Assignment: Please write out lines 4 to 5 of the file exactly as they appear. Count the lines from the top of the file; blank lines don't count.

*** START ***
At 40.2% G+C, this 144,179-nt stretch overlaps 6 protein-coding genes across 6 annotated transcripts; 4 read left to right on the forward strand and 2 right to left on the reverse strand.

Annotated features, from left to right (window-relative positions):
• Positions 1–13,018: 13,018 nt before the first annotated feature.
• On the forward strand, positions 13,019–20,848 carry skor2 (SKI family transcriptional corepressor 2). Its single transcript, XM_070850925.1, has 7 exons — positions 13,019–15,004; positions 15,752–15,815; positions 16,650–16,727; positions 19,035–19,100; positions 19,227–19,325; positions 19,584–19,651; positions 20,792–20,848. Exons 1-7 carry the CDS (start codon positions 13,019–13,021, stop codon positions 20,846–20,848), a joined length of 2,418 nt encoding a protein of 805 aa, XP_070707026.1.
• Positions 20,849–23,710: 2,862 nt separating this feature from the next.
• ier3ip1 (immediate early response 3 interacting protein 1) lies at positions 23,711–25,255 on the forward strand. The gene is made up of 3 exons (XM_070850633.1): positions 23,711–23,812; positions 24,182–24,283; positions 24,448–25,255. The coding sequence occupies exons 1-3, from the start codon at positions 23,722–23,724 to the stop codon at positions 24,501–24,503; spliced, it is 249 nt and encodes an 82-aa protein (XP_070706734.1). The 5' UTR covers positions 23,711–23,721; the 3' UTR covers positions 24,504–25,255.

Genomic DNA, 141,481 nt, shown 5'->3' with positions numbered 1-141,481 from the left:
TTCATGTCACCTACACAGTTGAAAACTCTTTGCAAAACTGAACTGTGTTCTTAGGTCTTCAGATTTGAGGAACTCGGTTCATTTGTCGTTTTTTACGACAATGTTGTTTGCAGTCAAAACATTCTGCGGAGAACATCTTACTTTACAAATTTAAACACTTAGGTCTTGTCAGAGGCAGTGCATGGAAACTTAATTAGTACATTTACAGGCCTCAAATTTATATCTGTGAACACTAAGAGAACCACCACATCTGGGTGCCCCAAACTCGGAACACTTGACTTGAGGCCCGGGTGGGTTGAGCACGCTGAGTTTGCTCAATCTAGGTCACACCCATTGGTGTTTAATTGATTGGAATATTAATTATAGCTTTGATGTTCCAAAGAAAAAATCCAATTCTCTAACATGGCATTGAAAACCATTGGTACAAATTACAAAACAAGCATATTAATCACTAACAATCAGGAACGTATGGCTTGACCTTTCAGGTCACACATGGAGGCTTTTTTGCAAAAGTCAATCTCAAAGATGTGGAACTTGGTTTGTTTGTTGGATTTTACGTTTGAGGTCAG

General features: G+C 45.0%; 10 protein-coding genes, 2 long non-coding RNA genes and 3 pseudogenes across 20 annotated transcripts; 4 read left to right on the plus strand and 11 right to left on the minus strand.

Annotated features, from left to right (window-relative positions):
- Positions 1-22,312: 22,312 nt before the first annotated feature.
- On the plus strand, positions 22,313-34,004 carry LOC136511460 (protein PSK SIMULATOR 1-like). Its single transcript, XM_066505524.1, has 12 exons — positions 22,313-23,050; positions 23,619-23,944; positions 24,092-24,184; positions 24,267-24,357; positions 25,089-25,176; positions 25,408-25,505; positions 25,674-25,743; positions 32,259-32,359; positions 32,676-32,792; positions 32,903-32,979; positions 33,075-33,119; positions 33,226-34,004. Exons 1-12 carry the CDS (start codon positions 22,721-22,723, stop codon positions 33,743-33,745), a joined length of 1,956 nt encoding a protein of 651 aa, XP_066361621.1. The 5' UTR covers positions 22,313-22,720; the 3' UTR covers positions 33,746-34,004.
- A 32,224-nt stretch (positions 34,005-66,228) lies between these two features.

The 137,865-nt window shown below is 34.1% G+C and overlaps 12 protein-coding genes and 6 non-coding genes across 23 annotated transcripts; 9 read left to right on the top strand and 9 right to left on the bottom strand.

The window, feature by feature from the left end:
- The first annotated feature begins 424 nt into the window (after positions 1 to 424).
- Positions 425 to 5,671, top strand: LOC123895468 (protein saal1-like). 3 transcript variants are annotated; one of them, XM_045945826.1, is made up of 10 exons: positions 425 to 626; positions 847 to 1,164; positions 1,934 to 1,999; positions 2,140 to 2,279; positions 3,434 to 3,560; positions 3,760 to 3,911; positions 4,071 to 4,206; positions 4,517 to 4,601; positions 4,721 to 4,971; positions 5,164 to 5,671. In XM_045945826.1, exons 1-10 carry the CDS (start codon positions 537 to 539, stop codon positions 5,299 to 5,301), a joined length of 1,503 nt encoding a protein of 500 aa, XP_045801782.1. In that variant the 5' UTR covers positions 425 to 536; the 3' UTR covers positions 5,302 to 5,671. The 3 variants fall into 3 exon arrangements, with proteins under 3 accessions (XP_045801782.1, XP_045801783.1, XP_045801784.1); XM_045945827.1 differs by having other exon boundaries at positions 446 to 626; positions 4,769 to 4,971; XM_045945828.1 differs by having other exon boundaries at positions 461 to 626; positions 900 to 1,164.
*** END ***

• On the forward strand, positions 13,019–20,848 carry skor2 (SKI family transcriptional corepressor 2). Its single transcript, XM_070850925.1, has 7 exons — positions 13,019–15,004; positions 15,752–15,815; positions 16,650–16,727; positions 19,035–19,100; positions 19,227–19,325; positions 19,584–19,651; positions 20,792–20,848. Exons 1-7 carry the CDS (start codon positions 13,019–13,021, stop codon positions 20,846–20,848), a joined length of 2,418 nt encoding a protein of 805 aa, XP_070707026.1.
• Positions 20,849–23,710: 2,862 nt separating this feature from the next.